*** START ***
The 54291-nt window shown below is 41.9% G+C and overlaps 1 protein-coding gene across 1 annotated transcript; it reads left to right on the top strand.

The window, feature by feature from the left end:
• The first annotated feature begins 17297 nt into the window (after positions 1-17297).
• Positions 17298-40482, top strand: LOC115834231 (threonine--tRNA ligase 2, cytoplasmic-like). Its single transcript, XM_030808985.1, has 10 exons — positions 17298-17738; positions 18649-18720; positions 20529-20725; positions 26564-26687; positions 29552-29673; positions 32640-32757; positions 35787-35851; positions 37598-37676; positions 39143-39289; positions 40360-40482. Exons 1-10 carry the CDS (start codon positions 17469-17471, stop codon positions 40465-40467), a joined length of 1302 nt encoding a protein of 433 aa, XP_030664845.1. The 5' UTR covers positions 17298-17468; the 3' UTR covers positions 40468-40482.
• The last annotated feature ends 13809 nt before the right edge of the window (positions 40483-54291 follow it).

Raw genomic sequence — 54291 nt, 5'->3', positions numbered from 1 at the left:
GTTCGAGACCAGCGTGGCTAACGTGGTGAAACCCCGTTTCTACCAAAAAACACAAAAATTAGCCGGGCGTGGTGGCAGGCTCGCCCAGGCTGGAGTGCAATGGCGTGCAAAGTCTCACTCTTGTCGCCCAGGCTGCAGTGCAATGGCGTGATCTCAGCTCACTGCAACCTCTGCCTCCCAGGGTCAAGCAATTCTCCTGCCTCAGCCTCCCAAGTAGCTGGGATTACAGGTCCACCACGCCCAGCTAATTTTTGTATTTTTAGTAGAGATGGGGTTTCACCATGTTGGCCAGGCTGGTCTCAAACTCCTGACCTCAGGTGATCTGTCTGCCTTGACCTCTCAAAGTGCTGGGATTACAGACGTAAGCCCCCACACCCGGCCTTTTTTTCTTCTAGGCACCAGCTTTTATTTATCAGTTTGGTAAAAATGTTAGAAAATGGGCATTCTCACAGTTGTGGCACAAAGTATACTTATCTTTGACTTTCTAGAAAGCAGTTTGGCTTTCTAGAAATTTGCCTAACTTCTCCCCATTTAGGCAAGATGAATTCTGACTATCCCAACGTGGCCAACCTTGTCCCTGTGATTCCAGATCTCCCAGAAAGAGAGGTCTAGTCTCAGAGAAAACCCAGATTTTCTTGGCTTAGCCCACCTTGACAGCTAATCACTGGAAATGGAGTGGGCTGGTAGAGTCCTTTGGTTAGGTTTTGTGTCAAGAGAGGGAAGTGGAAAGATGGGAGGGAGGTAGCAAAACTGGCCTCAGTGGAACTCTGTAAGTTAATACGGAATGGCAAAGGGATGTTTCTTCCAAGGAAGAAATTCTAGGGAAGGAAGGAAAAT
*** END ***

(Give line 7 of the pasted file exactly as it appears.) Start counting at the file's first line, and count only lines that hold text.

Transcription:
GTTCGAGACCAGCGTGGCTAACGTGGTGAAACCCCGTTTCTACCAAAAAACACAAAAATTAGCCGGGCGTGGTGGCAGGCTCGCCCAGGCTGGAGTGCAATGGCGTGCAAAGTCTCACTCTTGTCGCCCAGGCTGCAGTGCAATGGCGTGATCTCAGCTCACTGCAACCTCTGCCTCCCAGGGTCAAGCAATTCTCCTGCCTCAGCCTCCCAAGTAGCTGGGATTACAGGTCCACCACGCCCAGCTAATTTTTGTATTTTTAGTAGAGATGGGGTTTCACCATGTTGGCCAGGCTGGTCTCAAACTCCTGACCTCAGGTGATCTGTCTGCCTTGACCTCTCAAAGTGCTGGGATTACAGACGTAAGCCCCCACACCCGGCCTTTTTTTCTTCTAGGCACCAGCTTTTATTTATCAGTTTGGTAAAAATGTTAGAAAATGGGCATTCTCACAGTTGTGGCACAAAGTATACTTATCTTTGACTTTCTAGAAAGCAGTTTGGCTTTCTAGAAATTTGCCTAACTTCTCCCCATTTAGGCAAGATGAATTCTGACTATCCCAACGTGGCCAACCTTGTCCCTGTGATTCCAGATCTCCCAGAAAGAGAGGTCTAGTCTCAGAGAAAACCCAGATTTTCTTGGCTTAGCCCACCTTGACAGCTAATCACTGGAAATGGAGTGGGCTGGTAGAGTCCTTTGGTTAGGTTTTGTGTCAAGAGAGGGAAGTGGAAAGATGGGAGGGAGGTAGCAAAACTGGCCTCAGTGGAACTCTGTAAGTTAATACGGAATGGCAAAGGGATGTTTCTTCCAAGGAAGAAATTCTAGGGAAGGAAGGAAAAT